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Your Kid's a Liar (Science Says So)

Photograph by Twenty20

When I was a freshman in high school my friend Michelle pulled out a picture of a guy and asked me what I thought of him. I told her the truth, that I thought he looked like a greasy child molester and was in dire need of a shower. Turns out it was an older guy that she was really in love with. It wasn't my fault that with his grubby beard and tattered suede vest he didn't look like the rest of the nice ninth-grade boys I was used to. I apologized profusely, but I don't think she heard me because she was too busy ripping off the macraméed friendship bracelet she had bought both of us at Woolworths.

Our friendship didn't end that day, but it was never the same after that. In hindsight, here's what I should have done: I should have lied. And according to scientific research, as a teenager, I should have been at the peak of my game in telling untruths.

Related: 14 Times I Was Paranoid About My Teens

Scientists at the University of Amsterdam recently tested more than 1,000 people, aged 6 to 77, on their inclination to lie. They were asked a simple question prompting them to either lie or tell the truth, and also asked how frequently they lied. The results? Teenagers were found to have the ability to lie the most quickly and correctly, and admitted to telling an average of 2.8 lies in the last 24 hours. So if you catch your teen telling you he's going to the library when he's really heading to a friend's keg party, beware—he's still got 1.8 lies left to tell you in the next day or so.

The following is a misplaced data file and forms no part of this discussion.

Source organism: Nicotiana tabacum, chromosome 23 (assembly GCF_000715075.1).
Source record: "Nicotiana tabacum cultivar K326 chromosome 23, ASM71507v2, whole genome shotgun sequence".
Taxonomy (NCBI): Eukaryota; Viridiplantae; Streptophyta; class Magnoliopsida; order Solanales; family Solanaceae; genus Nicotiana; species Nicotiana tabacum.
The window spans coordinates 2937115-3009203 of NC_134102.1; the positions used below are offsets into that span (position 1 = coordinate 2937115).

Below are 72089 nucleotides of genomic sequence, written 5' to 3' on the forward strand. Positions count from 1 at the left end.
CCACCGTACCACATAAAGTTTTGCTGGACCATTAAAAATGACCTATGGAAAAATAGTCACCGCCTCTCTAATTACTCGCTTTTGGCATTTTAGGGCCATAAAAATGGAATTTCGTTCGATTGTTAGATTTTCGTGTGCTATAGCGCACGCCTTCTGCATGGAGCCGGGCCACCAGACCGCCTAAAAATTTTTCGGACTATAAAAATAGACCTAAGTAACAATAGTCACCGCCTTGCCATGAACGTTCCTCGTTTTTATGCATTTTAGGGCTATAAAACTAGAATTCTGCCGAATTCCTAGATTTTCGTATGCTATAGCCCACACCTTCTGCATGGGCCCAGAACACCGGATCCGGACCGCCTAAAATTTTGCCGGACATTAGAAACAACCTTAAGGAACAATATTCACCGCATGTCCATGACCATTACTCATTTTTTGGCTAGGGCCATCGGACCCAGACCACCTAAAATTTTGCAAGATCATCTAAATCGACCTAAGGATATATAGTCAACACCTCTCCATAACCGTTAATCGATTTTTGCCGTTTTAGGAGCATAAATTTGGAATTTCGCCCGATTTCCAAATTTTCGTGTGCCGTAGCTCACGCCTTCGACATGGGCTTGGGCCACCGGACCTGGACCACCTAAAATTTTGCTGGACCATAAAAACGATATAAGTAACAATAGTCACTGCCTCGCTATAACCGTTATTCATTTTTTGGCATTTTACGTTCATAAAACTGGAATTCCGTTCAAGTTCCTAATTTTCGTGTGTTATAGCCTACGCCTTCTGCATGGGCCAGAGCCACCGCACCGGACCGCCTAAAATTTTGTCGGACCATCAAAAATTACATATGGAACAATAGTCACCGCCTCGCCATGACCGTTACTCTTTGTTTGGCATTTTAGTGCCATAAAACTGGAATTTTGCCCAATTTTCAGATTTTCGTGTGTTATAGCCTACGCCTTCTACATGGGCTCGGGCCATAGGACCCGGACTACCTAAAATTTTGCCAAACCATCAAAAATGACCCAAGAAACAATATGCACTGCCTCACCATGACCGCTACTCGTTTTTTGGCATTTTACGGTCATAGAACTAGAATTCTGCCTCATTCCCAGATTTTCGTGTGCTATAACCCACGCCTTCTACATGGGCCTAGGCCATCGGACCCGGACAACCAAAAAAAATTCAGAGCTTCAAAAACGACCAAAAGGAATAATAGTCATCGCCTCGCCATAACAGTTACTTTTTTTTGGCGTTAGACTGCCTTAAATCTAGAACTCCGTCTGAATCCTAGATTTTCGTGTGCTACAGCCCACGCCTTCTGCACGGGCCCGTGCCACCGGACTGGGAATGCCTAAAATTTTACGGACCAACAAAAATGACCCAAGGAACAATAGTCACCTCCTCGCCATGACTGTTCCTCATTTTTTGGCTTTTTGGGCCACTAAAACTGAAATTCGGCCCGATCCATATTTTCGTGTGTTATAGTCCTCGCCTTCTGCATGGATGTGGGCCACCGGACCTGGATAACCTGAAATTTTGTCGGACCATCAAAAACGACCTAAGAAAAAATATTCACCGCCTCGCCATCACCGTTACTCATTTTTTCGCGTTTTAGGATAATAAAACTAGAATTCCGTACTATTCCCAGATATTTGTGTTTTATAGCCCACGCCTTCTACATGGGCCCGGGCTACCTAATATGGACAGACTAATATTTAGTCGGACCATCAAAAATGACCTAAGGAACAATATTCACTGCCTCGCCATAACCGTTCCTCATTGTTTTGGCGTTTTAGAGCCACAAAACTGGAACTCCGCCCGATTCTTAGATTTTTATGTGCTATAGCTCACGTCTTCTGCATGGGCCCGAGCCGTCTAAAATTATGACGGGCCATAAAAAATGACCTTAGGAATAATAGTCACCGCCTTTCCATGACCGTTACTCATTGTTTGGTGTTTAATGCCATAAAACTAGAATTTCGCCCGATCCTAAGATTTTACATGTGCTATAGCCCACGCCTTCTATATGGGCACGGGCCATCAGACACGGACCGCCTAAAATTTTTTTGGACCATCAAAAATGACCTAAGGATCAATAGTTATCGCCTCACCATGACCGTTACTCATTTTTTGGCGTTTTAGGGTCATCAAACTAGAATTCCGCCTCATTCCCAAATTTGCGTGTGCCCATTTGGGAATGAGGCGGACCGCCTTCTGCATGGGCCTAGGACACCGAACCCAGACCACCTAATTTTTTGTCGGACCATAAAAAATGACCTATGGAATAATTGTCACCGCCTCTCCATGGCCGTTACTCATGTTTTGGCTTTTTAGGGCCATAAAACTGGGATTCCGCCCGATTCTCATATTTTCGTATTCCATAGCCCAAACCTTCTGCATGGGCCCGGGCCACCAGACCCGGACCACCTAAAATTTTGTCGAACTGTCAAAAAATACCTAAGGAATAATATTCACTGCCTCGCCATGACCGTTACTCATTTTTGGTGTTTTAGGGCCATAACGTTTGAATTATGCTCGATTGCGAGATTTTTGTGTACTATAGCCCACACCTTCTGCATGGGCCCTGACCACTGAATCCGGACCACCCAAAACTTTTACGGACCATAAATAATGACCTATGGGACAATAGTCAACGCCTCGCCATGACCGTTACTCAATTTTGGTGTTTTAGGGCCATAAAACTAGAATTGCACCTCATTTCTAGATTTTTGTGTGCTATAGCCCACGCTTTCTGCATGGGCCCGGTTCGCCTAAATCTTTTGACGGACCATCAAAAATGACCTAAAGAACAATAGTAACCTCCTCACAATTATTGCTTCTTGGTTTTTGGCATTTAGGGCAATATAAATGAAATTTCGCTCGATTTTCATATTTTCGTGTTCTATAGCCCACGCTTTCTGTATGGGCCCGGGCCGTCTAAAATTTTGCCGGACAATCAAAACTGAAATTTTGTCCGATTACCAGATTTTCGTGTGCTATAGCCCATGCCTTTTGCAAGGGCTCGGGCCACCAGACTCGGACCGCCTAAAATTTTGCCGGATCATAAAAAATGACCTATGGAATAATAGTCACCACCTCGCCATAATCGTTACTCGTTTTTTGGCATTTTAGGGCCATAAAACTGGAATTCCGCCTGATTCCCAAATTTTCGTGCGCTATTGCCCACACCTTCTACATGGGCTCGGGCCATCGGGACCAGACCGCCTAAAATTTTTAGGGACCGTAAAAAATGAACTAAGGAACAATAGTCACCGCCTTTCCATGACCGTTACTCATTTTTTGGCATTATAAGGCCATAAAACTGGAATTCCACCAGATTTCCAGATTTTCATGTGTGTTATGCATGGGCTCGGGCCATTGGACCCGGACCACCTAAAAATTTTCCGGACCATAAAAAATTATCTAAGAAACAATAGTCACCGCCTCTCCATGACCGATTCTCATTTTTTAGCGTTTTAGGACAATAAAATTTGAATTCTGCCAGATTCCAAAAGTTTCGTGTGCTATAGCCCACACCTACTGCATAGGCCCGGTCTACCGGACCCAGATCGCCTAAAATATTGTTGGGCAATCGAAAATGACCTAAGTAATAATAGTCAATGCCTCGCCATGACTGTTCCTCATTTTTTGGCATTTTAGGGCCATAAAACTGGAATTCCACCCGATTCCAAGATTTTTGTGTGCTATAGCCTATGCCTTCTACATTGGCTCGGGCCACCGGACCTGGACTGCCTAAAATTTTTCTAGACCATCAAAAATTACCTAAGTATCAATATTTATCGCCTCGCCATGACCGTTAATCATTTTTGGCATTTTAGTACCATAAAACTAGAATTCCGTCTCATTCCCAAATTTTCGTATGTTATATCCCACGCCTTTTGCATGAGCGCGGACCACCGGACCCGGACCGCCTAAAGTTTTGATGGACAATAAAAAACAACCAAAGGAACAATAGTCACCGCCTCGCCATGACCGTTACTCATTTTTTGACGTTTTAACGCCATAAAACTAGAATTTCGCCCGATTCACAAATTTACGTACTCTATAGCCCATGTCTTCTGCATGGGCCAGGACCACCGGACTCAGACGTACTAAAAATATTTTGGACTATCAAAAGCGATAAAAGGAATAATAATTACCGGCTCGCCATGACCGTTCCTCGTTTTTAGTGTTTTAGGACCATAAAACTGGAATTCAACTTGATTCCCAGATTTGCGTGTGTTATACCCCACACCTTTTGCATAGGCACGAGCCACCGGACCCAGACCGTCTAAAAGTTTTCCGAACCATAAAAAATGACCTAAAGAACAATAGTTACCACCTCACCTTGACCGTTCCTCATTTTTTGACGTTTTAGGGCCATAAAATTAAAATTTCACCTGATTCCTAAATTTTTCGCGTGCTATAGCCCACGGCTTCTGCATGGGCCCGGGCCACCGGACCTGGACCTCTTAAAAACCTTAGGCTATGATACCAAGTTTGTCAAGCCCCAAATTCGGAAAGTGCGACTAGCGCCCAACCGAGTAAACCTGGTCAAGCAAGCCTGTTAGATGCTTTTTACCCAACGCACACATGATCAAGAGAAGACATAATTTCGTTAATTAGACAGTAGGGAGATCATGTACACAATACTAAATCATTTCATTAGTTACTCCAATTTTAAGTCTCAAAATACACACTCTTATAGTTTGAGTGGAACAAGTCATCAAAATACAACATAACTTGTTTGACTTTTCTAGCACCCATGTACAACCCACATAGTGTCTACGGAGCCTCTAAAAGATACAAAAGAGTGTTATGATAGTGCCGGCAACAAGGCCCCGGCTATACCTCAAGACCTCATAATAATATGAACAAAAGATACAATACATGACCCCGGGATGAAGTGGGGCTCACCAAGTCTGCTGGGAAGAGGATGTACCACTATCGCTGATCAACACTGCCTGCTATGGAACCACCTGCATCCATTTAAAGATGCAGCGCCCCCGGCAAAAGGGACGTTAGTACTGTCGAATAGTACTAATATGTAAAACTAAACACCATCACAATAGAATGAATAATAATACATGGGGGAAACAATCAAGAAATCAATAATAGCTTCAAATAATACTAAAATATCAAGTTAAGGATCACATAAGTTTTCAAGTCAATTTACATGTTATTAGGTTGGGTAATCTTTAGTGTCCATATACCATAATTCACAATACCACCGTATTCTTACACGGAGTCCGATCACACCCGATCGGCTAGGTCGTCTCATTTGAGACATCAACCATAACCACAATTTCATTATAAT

Why go through the grief of trying to talk you into letting them go to a party, when they can just go and maybe deal with the consequences later?

I know my story about hurting my BFF's feelings doesn't fit in with the usual "teen lying about drinking the vodka" story, but it stands out for me because it was a turning point. It was when I realized that by lying I could possibly save myself a lot of trouble and make a situation easier. I knew then that the next time someone asked my opinion on a boy, I would definitely say something like, "He's totally hot," even if he looked like John Wayne Gacy. By lying I could avoid conflict and maintain the status quo—and possibly keep friends.

I feel convenience is what's behind a lot of adolescent lying, anyway. If we catch our wonderful, virtuous kids in a lie, we often wonder where we went wrong and start looking for some deep, dark flaw in their psyche, when it might just be that they didn't want to have to deal (at the moment, at least) with the uncomfortable feelings and awkwardness that telling the truth would present. Why go through the grief of trying to talk you into letting them go to a party, when they can just go and maybe deal with the consequences later? (That same scientific study also pointed to a lower level of "inhibitory control" in teenagers and young adults, suggesting that their lying is largely impulsive and not calculated.)

While being deceitful certainly shouldn't be encouraged, I think we can all rest easier knowing that we're not alone, and that lying is a phase that most kids go through. As they mature, they'll hopefully come to find out that telling the truth is beneficial and in the end far less painful than dealing with the aftermath of being deceptive.

Related: 99% of Parents Think You Should Take Your Parenting Studies and Shove It

And Michelle, if you're reading this, I apologize again for hurting your feelings—but to tell the truth, that guy really was creepy looking.

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